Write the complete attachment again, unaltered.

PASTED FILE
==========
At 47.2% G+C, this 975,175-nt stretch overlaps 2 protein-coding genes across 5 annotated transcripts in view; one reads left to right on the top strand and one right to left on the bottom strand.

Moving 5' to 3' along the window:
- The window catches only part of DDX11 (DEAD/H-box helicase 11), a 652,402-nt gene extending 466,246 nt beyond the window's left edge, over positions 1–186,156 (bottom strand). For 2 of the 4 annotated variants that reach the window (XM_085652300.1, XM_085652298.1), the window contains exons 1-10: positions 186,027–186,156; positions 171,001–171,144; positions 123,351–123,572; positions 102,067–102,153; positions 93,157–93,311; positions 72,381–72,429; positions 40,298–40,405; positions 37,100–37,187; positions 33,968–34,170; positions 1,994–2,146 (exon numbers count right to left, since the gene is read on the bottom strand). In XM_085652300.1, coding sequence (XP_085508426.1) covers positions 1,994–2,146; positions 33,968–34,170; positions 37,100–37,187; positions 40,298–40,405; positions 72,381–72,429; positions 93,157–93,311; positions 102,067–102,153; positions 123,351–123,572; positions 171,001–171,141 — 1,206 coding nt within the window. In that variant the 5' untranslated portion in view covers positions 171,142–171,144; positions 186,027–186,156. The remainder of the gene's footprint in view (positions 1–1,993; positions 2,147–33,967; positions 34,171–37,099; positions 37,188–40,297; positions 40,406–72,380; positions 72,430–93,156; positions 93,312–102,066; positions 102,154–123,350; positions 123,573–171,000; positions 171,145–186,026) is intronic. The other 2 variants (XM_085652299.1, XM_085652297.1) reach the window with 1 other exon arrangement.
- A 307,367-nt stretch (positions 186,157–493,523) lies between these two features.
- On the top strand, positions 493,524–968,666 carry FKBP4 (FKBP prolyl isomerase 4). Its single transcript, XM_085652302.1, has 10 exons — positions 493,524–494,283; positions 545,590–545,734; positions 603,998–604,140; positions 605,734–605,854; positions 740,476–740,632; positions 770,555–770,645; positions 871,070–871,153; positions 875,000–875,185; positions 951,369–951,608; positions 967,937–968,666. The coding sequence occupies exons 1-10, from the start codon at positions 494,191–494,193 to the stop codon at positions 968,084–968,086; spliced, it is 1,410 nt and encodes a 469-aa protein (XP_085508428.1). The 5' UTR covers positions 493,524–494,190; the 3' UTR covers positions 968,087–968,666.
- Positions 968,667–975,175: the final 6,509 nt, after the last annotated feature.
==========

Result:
At 47.2% G+C, this 975,175-nt stretch overlaps 2 protein-coding genes across 5 annotated transcripts in view; one reads left to right on the top strand and one right to left on the bottom strand.

Moving 5' to 3' along the window:
- The window catches only part of DDX11 (DEAD/H-box helicase 11), a 652,402-nt gene extending 466,246 nt beyond the window's left edge, over positions 1–186,156 (bottom strand). For 2 of the 4 annotated variants that reach the window (XM_085652300.1, XM_085652298.1), the window contains exons 1-10: positions 186,027–186,156; positions 171,001–171,144; positions 123,351–123,572; positions 102,067–102,153; positions 93,157–93,311; positions 72,381–72,429; positions 40,298–40,405; positions 37,100–37,187; positions 33,968–34,170; positions 1,994–2,146 (exon numbers count right to left, since the gene is read on the bottom strand). In XM_085652300.1, coding sequence (XP_085508426.1) covers positions 1,994–2,146; positions 33,968–34,170; positions 37,100–37,187; positions 40,298–40,405; positions 72,381–72,429; positions 93,157–93,311; positions 102,067–102,153; positions 123,351–123,572; positions 171,001–171,141 — 1,206 coding nt within the window. In that variant the 5' untranslated portion in view covers positions 171,142–171,144; positions 186,027–186,156. The remainder of the gene's footprint in view (positions 1–1,993; positions 2,147–33,967; positions 34,171–37,099; positions 37,188–40,297; positions 40,406–72,380; positions 72,430–93,156; positions 93,312–102,066; positions 102,154–123,350; positions 123,573–171,000; positions 171,145–186,026) is intronic. The other 2 variants (XM_085652299.1, XM_085652297.1) reach the window with 1 other exon arrangement.
- A 307,367-nt stretch (positions 186,157–493,523) lies between these two features.
- On the top strand, positions 493,524–968,666 carry FKBP4 (FKBP prolyl isomerase 4). Its single transcript, XM_085652302.1, has 10 exons — positions 493,524–494,283; positions 545,590–545,734; positions 603,998–604,140; positions 605,734–605,854; positions 740,476–740,632; positions 770,555–770,645; positions 871,070–871,153; positions 875,000–875,185; positions 951,369–951,608; positions 967,937–968,666. The coding sequence occupies exons 1-10, from the start codon at positions 494,191–494,193 to the stop codon at positions 968,084–968,086; spliced, it is 1,410 nt and encodes a 469-aa protein (XP_085508428.1). The 5' UTR covers positions 493,524–494,190; the 3' UTR covers positions 968,087–968,666.
- Positions 968,667–975,175: the final 6,509 nt, after the last annotated feature.